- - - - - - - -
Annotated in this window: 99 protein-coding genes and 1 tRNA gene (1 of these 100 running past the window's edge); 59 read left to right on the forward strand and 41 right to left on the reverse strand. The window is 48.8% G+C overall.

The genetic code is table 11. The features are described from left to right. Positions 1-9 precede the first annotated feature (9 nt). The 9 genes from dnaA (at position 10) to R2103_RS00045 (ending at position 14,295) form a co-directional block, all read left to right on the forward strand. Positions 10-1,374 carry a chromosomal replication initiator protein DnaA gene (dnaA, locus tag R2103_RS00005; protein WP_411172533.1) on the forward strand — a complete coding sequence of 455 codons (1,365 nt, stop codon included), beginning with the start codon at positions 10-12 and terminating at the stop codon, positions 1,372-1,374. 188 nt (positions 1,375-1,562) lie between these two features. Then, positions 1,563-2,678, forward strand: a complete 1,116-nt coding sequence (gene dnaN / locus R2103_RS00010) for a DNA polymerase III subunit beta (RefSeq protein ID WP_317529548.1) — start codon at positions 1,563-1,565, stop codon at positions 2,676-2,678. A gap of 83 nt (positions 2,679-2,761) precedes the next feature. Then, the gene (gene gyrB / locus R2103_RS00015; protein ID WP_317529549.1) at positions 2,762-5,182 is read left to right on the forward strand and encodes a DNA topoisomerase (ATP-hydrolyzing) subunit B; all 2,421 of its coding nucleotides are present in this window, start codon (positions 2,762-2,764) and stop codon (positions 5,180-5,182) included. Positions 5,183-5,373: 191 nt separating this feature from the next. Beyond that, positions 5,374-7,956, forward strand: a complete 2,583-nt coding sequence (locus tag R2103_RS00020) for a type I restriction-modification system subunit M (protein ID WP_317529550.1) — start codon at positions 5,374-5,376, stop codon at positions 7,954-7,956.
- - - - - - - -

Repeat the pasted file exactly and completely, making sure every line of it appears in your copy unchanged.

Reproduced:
Annotated in this window: 99 protein-coding genes and 1 tRNA gene (1 of these 100 running past the window's edge); 59 read left to right on the forward strand and 41 right to left on the reverse strand. The window is 48.8% G+C overall.

The genetic code is table 11. The features are described from left to right. Positions 1-9 precede the first annotated feature (9 nt). The 9 genes from dnaA (at position 10) to R2103_RS00045 (ending at position 14,295) form a co-directional block, all read left to right on the forward strand. Positions 10-1,374 carry a chromosomal replication initiator protein DnaA gene (dnaA, locus tag R2103_RS00005; protein WP_411172533.1) on the forward strand — a complete coding sequence of 455 codons (1,365 nt, stop codon included), beginning with the start codon at positions 10-12 and terminating at the stop codon, positions 1,372-1,374. 188 nt (positions 1,375-1,562) lie between these two features. Then, positions 1,563-2,678, forward strand: a complete 1,116-nt coding sequence (gene dnaN / locus R2103_RS00010) for a DNA polymerase III subunit beta (RefSeq protein ID WP_317529548.1) — start codon at positions 1,563-1,565, stop codon at positions 2,676-2,678. A gap of 83 nt (positions 2,679-2,761) precedes the next feature. Then, the gene (gene gyrB / locus R2103_RS00015; protein ID WP_317529549.1) at positions 2,762-5,182 is read left to right on the forward strand and encodes a DNA topoisomerase (ATP-hydrolyzing) subunit B; all 2,421 of its coding nucleotides are present in this window, start codon (positions 2,762-2,764) and stop codon (positions 5,180-5,182) included. Positions 5,183-5,373: 191 nt separating this feature from the next. Beyond that, positions 5,374-7,956, forward strand: a complete 2,583-nt coding sequence (locus tag R2103_RS00020) for a type I restriction-modification system subunit M (protein ID WP_317529550.1) — start codon at positions 5,374-5,376, stop codon at positions 7,954-7,956.